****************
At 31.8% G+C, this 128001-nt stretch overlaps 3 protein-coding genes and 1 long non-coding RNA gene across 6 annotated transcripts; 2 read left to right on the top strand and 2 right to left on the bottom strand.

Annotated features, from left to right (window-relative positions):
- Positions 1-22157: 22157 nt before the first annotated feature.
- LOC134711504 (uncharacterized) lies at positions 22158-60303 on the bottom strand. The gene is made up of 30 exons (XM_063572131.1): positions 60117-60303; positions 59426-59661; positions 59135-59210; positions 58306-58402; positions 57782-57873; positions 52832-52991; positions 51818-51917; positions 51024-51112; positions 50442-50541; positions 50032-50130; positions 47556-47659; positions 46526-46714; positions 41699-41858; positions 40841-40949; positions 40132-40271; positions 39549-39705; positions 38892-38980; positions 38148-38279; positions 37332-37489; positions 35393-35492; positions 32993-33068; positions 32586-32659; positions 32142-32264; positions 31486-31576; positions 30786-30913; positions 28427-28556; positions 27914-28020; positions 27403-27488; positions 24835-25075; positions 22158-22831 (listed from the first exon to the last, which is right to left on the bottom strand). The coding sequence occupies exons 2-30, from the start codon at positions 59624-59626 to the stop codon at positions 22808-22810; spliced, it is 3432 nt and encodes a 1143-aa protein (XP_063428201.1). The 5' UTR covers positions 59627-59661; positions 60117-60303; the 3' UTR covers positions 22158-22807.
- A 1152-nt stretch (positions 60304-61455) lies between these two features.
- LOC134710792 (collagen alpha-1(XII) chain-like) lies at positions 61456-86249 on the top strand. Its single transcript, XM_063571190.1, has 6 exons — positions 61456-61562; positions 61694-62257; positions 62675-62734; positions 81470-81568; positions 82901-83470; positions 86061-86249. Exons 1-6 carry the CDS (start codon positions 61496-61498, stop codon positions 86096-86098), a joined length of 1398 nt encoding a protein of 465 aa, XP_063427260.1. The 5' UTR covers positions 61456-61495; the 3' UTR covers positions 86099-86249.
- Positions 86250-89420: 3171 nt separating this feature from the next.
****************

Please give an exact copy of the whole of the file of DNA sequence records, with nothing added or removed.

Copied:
At 31.8% G+C, this 128001-nt stretch overlaps 3 protein-coding genes and 1 long non-coding RNA gene across 6 annotated transcripts; 2 read left to right on the top strand and 2 right to left on the bottom strand.

Annotated features, from left to right (window-relative positions):
- Positions 1-22157: 22157 nt before the first annotated feature.
- LOC134711504 (uncharacterized) lies at positions 22158-60303 on the bottom strand. The gene is made up of 30 exons (XM_063572131.1): positions 60117-60303; positions 59426-59661; positions 59135-59210; positions 58306-58402; positions 57782-57873; positions 52832-52991; positions 51818-51917; positions 51024-51112; positions 50442-50541; positions 50032-50130; positions 47556-47659; positions 46526-46714; positions 41699-41858; positions 40841-40949; positions 40132-40271; positions 39549-39705; positions 38892-38980; positions 38148-38279; positions 37332-37489; positions 35393-35492; positions 32993-33068; positions 32586-32659; positions 32142-32264; positions 31486-31576; positions 30786-30913; positions 28427-28556; positions 27914-28020; positions 27403-27488; positions 24835-25075; positions 22158-22831 (listed from the first exon to the last, which is right to left on the bottom strand). The coding sequence occupies exons 2-30, from the start codon at positions 59624-59626 to the stop codon at positions 22808-22810; spliced, it is 3432 nt and encodes a 1143-aa protein (XP_063428201.1). The 5' UTR covers positions 59627-59661; positions 60117-60303; the 3' UTR covers positions 22158-22807.
- A 1152-nt stretch (positions 60304-61455) lies between these two features.
- LOC134710792 (collagen alpha-1(XII) chain-like) lies at positions 61456-86249 on the top strand. Its single transcript, XM_063571190.1, has 6 exons — positions 61456-61562; positions 61694-62257; positions 62675-62734; positions 81470-81568; positions 82901-83470; positions 86061-86249. Exons 1-6 carry the CDS (start codon positions 61496-61498, stop codon positions 86096-86098), a joined length of 1398 nt encoding a protein of 465 aa, XP_063427260.1. The 5' UTR covers positions 61456-61495; the 3' UTR covers positions 86099-86249.
- Positions 86250-89420: 3171 nt separating this feature from the next.